Let’s start off with a bang, ‘if you want to save the world, change what you eat’. There, I said it. But it’s probably not news to you, right? You probably already knew that food is the one area in your life where even small changes can have massive impacts. Because, if you think about it, you eat a lot in your life, 3-4 meals a day, perhaps even a healthy snack or two? So really, any dietary decisions and changes you make will be multiplied by 365 days in a year, and that’s just thanks to the efforts of one person: you. And let’s not forget the many health benefits some foodie changes can bring you and how much cheaper it can be as well. We’ve rounded up just a few food-related tricks you can easily implement from the comfort of your own kitchen that are healthy for you and the planet.
- Go Green
Between 20 – 30% of global warming caused by human activity is actually contributed by our food and agriculture systems. But, eating just one plant-based meal a day for a year can save 200.000 gallons of water and the carbon equivalent of driving from LA to NY. As for your own health, the majority of research has linked plant-based diets to lower rates of heart disease, type 2 diabetes, and weight loss when compared with diets high in meat and other animal products. Consuming real, whole foods (organic and sustainably sourced if possible) eliminates empty calories and increases your nutritional intake, which in turn boosts your immune system and overall well-being. Your shopping list should contain sustainable or organic fresh produce whenever possible, such as fruits, veggies, nuts, seeds, beans, whole grains, olive oil, fish, eggs and (less) meat.
- Cut down on meat and diary
It’s well known that the livestock sector is a big carbon emissions contributor – producing as much as all cars, trucks and automobiles combined – and cutting down on your meat intake, or forgoing it entirely, can have an immensely positive impact on both you and the earth. If going vegetarian might be too abrupt of a change, consider a flexitarian diet. The idea is that you consume meat for one meal and eat vegan for the other two main meals of the day. Some actually consider this more balanced than going vegetarian completely, because it cuts down on more than just meat consumption, it also limits your dairy and egg intake – an industry which also negatively impacts the environment.
- Meal planning eliminates food waste as well as the munchies
Meal planning can also help save on food waste and save you from the munchies. It ensures you make fewer trips to the grocery store, spend less money on food and eat healthier. You only buy what you’ve planned for and everything gets used – it’s essentially your personal food waste reduction strategy. Knowing what you’re going to eat when you come home, or step out of your home office, also helps you fight cravings or resist the urge to order food in.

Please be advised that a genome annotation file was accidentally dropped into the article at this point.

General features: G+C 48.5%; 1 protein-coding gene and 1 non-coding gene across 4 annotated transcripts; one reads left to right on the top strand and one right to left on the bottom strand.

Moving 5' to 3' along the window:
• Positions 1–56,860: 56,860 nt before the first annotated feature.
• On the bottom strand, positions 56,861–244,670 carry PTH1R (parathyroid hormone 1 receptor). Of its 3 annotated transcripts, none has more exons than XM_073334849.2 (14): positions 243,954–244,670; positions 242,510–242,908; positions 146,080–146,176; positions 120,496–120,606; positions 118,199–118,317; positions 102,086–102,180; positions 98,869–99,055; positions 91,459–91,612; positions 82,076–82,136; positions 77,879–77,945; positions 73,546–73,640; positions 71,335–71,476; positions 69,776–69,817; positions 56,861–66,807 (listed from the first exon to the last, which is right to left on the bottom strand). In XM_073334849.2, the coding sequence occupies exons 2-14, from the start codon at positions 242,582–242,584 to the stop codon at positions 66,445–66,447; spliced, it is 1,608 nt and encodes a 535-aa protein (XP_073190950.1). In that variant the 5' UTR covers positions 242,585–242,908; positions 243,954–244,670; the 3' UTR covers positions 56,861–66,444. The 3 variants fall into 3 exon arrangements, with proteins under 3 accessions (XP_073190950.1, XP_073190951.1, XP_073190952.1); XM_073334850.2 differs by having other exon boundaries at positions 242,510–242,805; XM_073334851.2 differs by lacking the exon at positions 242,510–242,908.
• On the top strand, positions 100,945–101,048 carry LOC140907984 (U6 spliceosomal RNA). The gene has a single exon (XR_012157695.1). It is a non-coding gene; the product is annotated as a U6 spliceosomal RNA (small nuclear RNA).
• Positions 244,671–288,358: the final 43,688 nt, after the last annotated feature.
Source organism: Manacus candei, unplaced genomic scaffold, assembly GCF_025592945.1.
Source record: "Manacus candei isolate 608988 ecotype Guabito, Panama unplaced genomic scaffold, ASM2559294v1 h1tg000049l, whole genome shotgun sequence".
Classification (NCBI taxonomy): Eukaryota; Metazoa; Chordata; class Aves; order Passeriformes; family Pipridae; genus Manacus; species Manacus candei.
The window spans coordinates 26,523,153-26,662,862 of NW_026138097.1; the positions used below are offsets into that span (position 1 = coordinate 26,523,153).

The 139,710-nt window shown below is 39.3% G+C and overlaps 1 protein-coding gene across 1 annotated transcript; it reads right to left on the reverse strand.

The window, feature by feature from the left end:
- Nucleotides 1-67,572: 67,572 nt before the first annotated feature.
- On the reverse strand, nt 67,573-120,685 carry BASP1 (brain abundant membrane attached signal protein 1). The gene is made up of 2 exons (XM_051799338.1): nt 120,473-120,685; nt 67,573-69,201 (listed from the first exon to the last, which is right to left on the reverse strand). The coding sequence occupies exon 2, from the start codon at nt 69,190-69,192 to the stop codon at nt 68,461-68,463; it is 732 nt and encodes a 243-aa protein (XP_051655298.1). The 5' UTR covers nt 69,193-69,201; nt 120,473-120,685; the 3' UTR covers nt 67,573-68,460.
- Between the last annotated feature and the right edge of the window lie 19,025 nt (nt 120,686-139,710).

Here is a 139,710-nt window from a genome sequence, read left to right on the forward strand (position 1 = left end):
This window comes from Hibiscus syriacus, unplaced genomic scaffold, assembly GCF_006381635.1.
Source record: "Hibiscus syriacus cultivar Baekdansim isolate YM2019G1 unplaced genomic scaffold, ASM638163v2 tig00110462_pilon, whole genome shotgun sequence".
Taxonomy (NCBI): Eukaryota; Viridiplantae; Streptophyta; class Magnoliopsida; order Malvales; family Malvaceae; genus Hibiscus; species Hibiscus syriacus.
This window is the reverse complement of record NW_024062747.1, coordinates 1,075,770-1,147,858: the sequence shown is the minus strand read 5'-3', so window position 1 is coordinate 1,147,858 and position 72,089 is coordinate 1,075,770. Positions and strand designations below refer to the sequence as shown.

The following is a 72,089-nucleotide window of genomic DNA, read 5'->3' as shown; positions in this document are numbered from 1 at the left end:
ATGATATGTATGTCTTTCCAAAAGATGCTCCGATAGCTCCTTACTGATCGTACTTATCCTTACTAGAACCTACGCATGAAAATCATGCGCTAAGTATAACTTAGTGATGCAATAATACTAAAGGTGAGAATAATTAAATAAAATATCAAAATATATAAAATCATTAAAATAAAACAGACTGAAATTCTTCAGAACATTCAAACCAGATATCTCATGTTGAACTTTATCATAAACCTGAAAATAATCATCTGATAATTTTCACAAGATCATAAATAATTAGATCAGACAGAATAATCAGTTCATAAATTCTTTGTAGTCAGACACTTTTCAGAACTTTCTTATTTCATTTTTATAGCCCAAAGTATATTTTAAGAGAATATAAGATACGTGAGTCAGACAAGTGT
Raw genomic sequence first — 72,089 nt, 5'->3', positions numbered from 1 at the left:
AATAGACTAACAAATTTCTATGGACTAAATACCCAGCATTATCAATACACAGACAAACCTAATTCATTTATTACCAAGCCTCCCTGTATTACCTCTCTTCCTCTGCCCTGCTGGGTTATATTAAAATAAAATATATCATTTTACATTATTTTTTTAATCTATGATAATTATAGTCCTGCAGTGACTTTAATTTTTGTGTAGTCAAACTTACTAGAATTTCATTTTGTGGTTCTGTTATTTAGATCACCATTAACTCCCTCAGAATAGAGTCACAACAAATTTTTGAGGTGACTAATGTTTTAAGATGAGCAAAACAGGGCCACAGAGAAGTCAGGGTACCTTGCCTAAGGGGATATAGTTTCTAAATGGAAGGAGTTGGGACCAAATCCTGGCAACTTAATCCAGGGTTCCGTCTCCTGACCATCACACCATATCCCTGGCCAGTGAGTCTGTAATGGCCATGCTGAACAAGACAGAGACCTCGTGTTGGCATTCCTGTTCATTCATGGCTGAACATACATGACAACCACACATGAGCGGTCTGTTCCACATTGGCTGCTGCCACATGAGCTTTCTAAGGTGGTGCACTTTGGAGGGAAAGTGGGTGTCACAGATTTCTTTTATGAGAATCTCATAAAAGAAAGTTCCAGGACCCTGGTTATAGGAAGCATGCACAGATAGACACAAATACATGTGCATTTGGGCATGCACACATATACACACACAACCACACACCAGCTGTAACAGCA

- Fighting Food Waste
One third of all food produced – worldwide might I add – ends up in the bin says a 2017 study. The Greeks and Chinese throw away an average of 44 kgs per person, per year, the Russians average about 56 kgs, South Koreans 95 kgs, Canadians 123 kgs, Portuguese 135 kgs, Germans 154 kgs, the US 278 kgs, with Australians at the head of the charge with 361 kgs per person per year. A UN panel estimated that greenhouse emissions associated with food loss and waste – happening across the entire food chain – can be as high as 8 – 10% of all global emissions. What can you do to do your part to help limit food waste? Look around your neighbourhood for food waste initiatives that organise free food swaps between neighbours, link you to restaurants with leftovers they’d otherwise toss for just a couple of bucks, alert you to produce in your area that’s about to go off, or communities that ‘rescue’ the ugly veggies from farmers’ crops that you’d otherwise never see on the shelves of your local supermarket or on your plate at a restaurant. Check out Imperfect Foods, for example. There’s bound to be something near you, or just let your friends know whenever you’ve got leftovers you’re about to toss out.
- Go local
Some of the ingredients in that tasty dish you’re thinking of serving tonight could have more stamps on their passport than you do. Besides transportation, there are various stages in foodstuffs’ lifecycle that contribute to their carbon footprint, such as production, processing, storage & cooking, and finally: waste. So, shop at farmer’s markets, check labels at your supermarket, or look for local agriculture activities like city gardens or farmers that allow you to pick your own fruit and veg. One other thing to take into consideration: seasonality. While buying strawberries from a local farm in summer will have low emissions, shopping for local strawberries in winter will have a much larger footprint because of the energy and fertilizers necessary to produce them. Admittedly, it’s not always easy to find all produce and ingredients locally, but even just a little can go a long way.
- Know Your Origins
Okay, this might sound a little contrarian compared to no. 4 in this list. But researchers at the John Hopkins Center for a Livable Future concluded that local production isn’t always the best way to go from a climate change perspective. It’s not just the country of origin that has consequences for the climate, the efficiency of food growing, technology used, resources, etc. also impacts the amount of greenhouse gases produced. Co-author Martin Bloem explains that European soil, for example, is often more fertile, which makes production more efficient than in countries which have cut down forests to create grazing land. So, next time you buy your favourite cherry tomatoes, why not research the country of origin to see if you are choosing correctly?